]. We will now proceed to analyze the role of these molecules in the anti-tumor response.
3. Immune Checkpoints
Recent immunotherapeutic strategies based on the modulation of the immune response aim to increase the activation of the functional effectors of T cells, leading to an amplification of the immune response [3
]. The main targets of this strategy are CTLA4 and PD1 and its ligand, PD-L1. CTLA4 (CD152) is a membrane glycoprotein that closely resembles CD28, binding the same ligands of the B7 family (CD80 and CD86) on the surface of antigen-presenting cells (APC). Following antigenic stimulation of the TCR, the T cell acquires the capacity to express CTLA4 which binds B7 molecules with higher affinity than CD28. Unlike CD28/B7, which activates cytotoxic immunity, the CTLA4/B7 interaction inhibits the T response and plays an important role in the maintenance of immune tolerance [11
]. Moreover, CTLA4 expressed by immunosuppressive T regulatory cells (Treg) generates the downregulation of B7 molecules on the APC surface, contributing to negatively modulating the T cell effector action [16
]. In preclinical studies, the blockade of CTLA4 led to a 1.5- to 2-fold increase in the proliferation of T cells, a 6-fold increase in the production of interleukin-2 [17
] and the depletion of T regulatory lymphocytes in the tumor microenvironment through a macrophage-dependent process [18
PD1 (CD279) is an inhibitory co-receptor expressed on the cell surface of T lymphocytes CD8+
, natural killer cells (NK), B lymphocytes and tumor-infiltrating lymphocytes (TILs) [14
]. It plays a key role in balancing tumor immunity and inflammatory reactions, thus attenuating the late immune response mediated by T lymphocytes that have migrated to the tumor microenvironment. In normal tissues this mechanism prevents repeated and protracted tissue insult that causes irreversible damage [11
PD1 interacts with 2 ligands: PD-L1 (CD 274), expressed on the cell surface of activated lymphocytes (T, B and NK) [3
], peripheral tissues and organs [16
], and to a greater extent by tumor cells, and PD-L2, expressed primarily by macrophages and dendritic cells [21
]. The expression of PD1 by exhausted T cells indicates their lost capability to execute their effector function, while the bond between PD1 and PD-L1/2 leads to the inhibition of T cell activation and cytokine secretion, i.e., interferon-γ (IFN-γ), tumor necrosis factor-α (TNF-α) and interleukin 2 (IL-2), and helps to maintain immune homeostasis by avoiding the onset of autoimmunity [22
]. In this setting, PD-L1 expressed by cancer cells is part of a mechanism called adaptive immune resistance in which tumor and stromal cells downmodulate the infiltrating T cells in the tumor microenvironment [3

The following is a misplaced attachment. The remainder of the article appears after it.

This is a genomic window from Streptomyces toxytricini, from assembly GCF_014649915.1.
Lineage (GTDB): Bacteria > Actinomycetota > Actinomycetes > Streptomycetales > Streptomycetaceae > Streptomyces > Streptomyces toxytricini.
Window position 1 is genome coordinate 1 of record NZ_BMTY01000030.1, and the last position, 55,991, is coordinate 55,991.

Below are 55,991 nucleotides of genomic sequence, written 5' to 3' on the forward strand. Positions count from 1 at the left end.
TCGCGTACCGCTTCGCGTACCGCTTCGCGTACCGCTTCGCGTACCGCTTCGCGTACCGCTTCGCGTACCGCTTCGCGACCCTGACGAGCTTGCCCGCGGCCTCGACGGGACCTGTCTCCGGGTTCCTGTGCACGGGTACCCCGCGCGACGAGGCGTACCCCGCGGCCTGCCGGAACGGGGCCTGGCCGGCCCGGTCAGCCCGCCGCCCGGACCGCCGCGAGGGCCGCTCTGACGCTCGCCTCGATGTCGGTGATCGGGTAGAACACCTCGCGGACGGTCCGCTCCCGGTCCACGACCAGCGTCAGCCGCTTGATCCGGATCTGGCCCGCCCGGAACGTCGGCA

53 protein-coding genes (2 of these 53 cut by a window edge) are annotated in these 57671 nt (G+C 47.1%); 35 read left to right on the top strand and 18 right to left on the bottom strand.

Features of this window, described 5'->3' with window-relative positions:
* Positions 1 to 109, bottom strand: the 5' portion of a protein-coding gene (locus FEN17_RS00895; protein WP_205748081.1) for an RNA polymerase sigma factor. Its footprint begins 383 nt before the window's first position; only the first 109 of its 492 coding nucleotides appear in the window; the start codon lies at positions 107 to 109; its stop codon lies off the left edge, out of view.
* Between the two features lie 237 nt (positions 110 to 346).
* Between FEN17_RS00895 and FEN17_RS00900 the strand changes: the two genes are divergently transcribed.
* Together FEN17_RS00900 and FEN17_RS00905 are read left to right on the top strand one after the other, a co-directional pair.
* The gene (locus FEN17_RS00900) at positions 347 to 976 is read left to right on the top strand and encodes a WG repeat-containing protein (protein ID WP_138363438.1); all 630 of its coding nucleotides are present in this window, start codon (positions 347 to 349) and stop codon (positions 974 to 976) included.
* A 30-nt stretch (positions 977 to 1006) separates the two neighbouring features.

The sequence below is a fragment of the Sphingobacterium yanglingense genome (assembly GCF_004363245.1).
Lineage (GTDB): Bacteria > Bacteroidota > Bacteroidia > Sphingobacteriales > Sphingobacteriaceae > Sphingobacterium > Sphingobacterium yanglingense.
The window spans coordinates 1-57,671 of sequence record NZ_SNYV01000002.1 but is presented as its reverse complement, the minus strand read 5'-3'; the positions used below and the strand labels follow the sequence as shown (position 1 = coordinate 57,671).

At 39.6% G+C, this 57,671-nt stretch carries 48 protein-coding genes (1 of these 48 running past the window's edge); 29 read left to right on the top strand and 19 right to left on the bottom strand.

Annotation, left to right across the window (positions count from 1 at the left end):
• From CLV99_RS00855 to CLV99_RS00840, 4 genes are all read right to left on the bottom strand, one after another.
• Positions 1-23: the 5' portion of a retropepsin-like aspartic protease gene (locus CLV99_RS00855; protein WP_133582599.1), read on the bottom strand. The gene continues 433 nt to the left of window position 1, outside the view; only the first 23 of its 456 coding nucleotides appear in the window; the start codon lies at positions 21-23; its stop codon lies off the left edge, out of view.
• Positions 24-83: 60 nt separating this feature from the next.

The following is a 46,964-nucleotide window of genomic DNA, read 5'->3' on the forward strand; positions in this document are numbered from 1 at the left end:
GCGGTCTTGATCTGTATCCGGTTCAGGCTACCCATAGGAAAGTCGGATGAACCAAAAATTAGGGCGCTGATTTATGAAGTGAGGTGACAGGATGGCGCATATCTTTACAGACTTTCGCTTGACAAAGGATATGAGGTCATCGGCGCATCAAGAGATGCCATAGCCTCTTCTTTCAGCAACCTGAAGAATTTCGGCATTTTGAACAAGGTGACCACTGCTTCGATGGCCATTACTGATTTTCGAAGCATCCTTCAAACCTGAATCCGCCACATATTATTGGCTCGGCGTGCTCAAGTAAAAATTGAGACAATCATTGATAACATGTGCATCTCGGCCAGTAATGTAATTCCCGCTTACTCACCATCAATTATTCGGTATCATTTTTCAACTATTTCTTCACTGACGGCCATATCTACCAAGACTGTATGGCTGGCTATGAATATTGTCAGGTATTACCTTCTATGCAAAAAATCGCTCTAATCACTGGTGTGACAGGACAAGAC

]. In preliminary evaluations, tumor PD-L1 expression was associated with a poor prognosis in several tumor types and was considered to play a major role in processing the immune response against the tumor. Some studies have refuted this hypothesis, documenting a favorable outcome in patients with PD-L1-positive melanoma [23
]. Moreover, blocking the bond between PD1 and PD-L1 may lead to the reactivation of cytotoxic T lymphocytes, restoring their ability to attack cancer cells.
4. Immunological Features of CRC
CRC is divided into sporadic, familial or hereditary on the basis of its etiology. Sporadic CRC accounts for about 70–75% of all cases of CRC and is mainly linked to environmental lifestyle risk factors such as diet, obesity, smoking and alcohol consumption, whereas the germline component does not seem to be involved [24
]. In contrast, expected or known germline alterations are involved in familial and hereditary CRC. Familial CRC accounts for about 20% of all CRCs and is characterized by a positive family history, but a causative germline alteration has yet to be identified [25
]. Conversely, high-penetrant predisposing germline mutations are observed in hereditary CRC, which accounts for about 5–10% of CRC [25
]. Lynch syndrome is an autosomal dominant inherited syndrome caused by monoallelic germline alterations of the DNA mismatch repair (MMR) genes such as MSH2, MLH1, MSH6 and PMS2 [27
]. Defects in the DNA MMR pathway play a crucial role in the development of CRC patients with Lynch syndrome. In fact, in MMR-proficient cells, MMR proteins recognize and correct different types of misincorporations, insertions and deletions introduced by DNA polymerase slippage. These replication errors are especially frequent in repetitive DNA sequences such as microsatellites [28
]. Consequently, microsatellite instability (MSI) develops in MMR-deficient cells and virtually all CRC derived from Lynch syndrome patients have MSI [29
MSI is also observed in about 15–20% of sporadic CRC [30
] and is associated with a better prognosis [31
]. In this setting, the most frequent molecular mechanism responsible for MSI is the biallelic inactivation of MLH1 by promoter hypermethylation [32
], commonly associated with a methylator phenotype. Overall, the somatic mutations that drive tumorigenesis following the inactivation of the DNA MMR pathway seem to be comparable in sporadic and familial MSI CRC. Furthermore, it has been shown that about 1300 somatic mutations are acquired in MSI CRC derived from patients with Lynch syndrome, whereas an average of only 190 mutations are present in tumors with microsatellite stability (MSS) [33